Probation Violation Lawyer in Nashville, TN.
Probation is a form of community supervision that serves as an alternative to incarceration in Tennessee. When a court orders probation, it is typically subject to revocation for any breach of the conditions set forth by the court. The duration of probation is determined based on the offender's criminal record and other relevant factors. If you are facing allegations of violating your probation in Nashville, the court may choose to impose your sentence or extend or modify the duration of your probation based on the court's determination of what is necessary.
In the state of Tennessee, the first violation of probation penalty can be severe, including incarceration and fines. If an offender violates any condition of their probation, additional punishment can be imposed. However, navigating the complexities of a probation violation case can be challenging, particularly if an individual has multiple violations. It is vital to have a skilled attorney who can protect your rights and interests and help you avoid the most severe consequences.
If you are in need of a probation violation lawyer in Nashville, Tennessee, Andrew C. Beasley, PLLC, has the expertise and experience to build a strategic defense for your case. Our team can provide a free review of your case, and we will work tirelessly to protect your interests and minimize the consequences of your probation violation. Contact us today to learn more about how we can assist you in navigating the legal system in Tennessee.
If you are being released on parole, you must understand the terms and conditions of your probation. The terms of your probation will vary depending on the crime you committed. A parole officer will be assigned to your case, ensuring you do not violate your probation. Before you are released on parole, you will need to agree to the terms and conditions of your parole.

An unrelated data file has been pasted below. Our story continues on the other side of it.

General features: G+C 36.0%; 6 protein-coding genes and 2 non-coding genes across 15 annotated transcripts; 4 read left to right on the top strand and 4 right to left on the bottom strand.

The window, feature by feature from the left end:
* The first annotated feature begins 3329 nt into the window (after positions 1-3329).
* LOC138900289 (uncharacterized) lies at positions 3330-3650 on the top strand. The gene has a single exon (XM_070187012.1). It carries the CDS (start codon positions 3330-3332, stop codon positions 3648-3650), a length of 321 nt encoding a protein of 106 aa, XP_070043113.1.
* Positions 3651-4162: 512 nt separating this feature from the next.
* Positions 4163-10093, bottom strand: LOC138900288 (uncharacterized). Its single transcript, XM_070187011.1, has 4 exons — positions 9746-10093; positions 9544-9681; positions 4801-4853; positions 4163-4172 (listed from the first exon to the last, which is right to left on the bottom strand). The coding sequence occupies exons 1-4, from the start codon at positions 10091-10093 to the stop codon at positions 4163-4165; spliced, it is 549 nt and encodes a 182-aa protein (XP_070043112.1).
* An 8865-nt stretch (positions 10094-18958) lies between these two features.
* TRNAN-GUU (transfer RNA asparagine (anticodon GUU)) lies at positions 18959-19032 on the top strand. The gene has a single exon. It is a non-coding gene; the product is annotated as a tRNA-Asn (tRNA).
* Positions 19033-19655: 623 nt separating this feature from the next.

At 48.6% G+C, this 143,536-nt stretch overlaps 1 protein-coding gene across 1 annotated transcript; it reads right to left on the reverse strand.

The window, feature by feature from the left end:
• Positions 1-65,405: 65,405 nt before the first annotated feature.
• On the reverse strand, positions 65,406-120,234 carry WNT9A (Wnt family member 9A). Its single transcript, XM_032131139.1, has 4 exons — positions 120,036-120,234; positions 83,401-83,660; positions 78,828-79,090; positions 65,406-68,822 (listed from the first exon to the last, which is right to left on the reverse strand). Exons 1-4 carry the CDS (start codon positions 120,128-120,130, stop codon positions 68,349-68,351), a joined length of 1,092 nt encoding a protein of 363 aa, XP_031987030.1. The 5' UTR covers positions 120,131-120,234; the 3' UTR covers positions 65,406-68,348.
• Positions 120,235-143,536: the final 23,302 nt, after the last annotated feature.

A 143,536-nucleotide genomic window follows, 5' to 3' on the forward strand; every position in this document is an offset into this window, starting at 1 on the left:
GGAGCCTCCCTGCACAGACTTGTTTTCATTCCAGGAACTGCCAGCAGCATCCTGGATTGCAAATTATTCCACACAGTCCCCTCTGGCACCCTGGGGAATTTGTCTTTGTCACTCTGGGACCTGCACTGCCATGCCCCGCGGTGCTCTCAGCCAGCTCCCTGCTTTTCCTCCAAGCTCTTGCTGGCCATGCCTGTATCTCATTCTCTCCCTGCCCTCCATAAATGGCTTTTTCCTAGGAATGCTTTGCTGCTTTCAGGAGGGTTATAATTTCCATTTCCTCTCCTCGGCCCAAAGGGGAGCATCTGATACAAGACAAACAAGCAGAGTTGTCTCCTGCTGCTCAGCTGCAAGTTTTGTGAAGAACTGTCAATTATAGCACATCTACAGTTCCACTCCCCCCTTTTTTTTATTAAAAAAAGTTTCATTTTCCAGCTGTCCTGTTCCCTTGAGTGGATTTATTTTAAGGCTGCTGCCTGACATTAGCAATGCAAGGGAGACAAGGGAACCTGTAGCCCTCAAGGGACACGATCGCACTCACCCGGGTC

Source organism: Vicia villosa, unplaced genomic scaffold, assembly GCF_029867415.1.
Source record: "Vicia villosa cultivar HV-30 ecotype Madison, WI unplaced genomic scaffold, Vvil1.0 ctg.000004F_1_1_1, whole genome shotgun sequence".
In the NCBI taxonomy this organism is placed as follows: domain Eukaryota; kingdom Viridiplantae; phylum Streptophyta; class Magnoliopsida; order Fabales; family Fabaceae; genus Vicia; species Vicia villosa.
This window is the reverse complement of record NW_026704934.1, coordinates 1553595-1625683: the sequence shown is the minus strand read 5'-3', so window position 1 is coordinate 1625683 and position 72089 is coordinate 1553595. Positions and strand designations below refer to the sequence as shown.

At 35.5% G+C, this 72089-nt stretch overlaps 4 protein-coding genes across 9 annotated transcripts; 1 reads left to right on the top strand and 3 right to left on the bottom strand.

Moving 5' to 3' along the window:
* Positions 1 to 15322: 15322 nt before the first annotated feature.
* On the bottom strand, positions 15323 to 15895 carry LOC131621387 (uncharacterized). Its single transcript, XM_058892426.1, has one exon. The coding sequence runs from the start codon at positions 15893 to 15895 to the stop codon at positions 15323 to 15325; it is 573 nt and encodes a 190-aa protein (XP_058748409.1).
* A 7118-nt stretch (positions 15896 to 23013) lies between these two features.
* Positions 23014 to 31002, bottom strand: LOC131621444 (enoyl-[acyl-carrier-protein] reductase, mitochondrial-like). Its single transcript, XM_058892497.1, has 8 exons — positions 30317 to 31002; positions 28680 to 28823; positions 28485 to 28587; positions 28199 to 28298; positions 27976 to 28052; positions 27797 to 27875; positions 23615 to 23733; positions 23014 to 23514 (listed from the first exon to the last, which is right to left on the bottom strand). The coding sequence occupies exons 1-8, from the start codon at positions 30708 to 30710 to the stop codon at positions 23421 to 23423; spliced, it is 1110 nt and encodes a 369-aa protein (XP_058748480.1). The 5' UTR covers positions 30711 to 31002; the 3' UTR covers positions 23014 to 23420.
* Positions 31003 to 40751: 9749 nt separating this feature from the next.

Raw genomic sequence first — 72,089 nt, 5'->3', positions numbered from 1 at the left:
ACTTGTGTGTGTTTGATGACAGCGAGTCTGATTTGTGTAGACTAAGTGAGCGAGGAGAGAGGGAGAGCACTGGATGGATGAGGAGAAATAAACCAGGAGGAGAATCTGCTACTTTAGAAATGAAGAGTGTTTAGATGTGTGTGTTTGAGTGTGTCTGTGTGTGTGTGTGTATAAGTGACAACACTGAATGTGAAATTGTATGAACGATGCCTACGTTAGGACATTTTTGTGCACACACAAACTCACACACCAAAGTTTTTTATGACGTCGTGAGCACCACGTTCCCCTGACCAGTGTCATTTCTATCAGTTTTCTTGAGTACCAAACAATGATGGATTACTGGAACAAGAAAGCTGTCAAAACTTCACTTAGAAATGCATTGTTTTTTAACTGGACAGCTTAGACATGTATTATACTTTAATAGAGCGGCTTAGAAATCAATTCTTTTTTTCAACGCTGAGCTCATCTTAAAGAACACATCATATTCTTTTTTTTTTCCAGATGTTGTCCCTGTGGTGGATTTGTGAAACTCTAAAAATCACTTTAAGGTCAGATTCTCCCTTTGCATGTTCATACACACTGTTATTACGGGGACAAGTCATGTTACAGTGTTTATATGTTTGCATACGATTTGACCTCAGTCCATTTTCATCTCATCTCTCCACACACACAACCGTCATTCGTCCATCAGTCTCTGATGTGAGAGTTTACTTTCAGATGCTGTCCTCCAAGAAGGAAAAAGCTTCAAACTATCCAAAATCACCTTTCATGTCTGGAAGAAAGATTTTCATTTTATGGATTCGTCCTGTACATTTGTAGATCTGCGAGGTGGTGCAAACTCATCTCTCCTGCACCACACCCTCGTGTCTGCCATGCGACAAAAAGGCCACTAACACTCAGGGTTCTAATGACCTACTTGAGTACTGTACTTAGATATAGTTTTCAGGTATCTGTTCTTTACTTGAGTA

Your probation terms may include the following:
- Report to probation and parole supervisors as directed
- Find and work at suitable employment
- Remain within a specified county, city, or state
- Pay restitution
- Support any legal dependents
- Pay any fees
- Submit to random drug or alcohol testing
- Perform public service or community service
- Permit the probation/parole supervisors to visit your home for observation
Probation Violation FAQs:
What Is Violation Of Probation In Tennessee?
If you are on probation, it's critical to follow the terms of your probation order. If you fail to do so, you risk revoking your probation and being sent to prison. In Tennessee, failure to follow the terms of your probation can result in a violation which can lead to severe consequences. You could be facing expensive fines and jail time.
You will be permitted a hearing upon your arrest for a probation violation. If the conditions of your probation are violated, a law enforcement officer or the judge can issue an arrest warrant. Violations include:
- Violating any other laws while on probation
- Associating with any other persons involved with criminal activities
- Carrying a firearm or weapon
- Visiting a place where alcohol or controlled substances are sold
What Are Probation Hearing Proceedings?
Once your hearing is set, a sentencing judge will hear your case and determine if you did violate any of the terms or conditions. You are not entitled to a jury in a probation violation hearing. Not only can probation violation allegations from witnesses be used against you, but you can be forced to testify against yourself.
Also, in a probation hearing, the prosecuting attorney only needs to prove a violation occurred by a preponderance of the evidence, which means it was more likely than not that you violated probation. The typical evidentiary standard in criminal cases is beyond a reasonable doubt. This is why it is critical to have experienced legal counsel throughout your case.
What Are Defenses To Probation Violation?
There are ways to reduce the severity of your probation violation, as the judge will look at several factors in determining the punishment for violating probation. For example, the judge will look at if you are a first-time probation offender, if you made reasonable efforts to comply with the terms of your probation, and whether you intentionally violated the duration of your probation. Defenses to a probation violation can include innocence (you did not violate probation), or insufficient evidence to show you violated probation.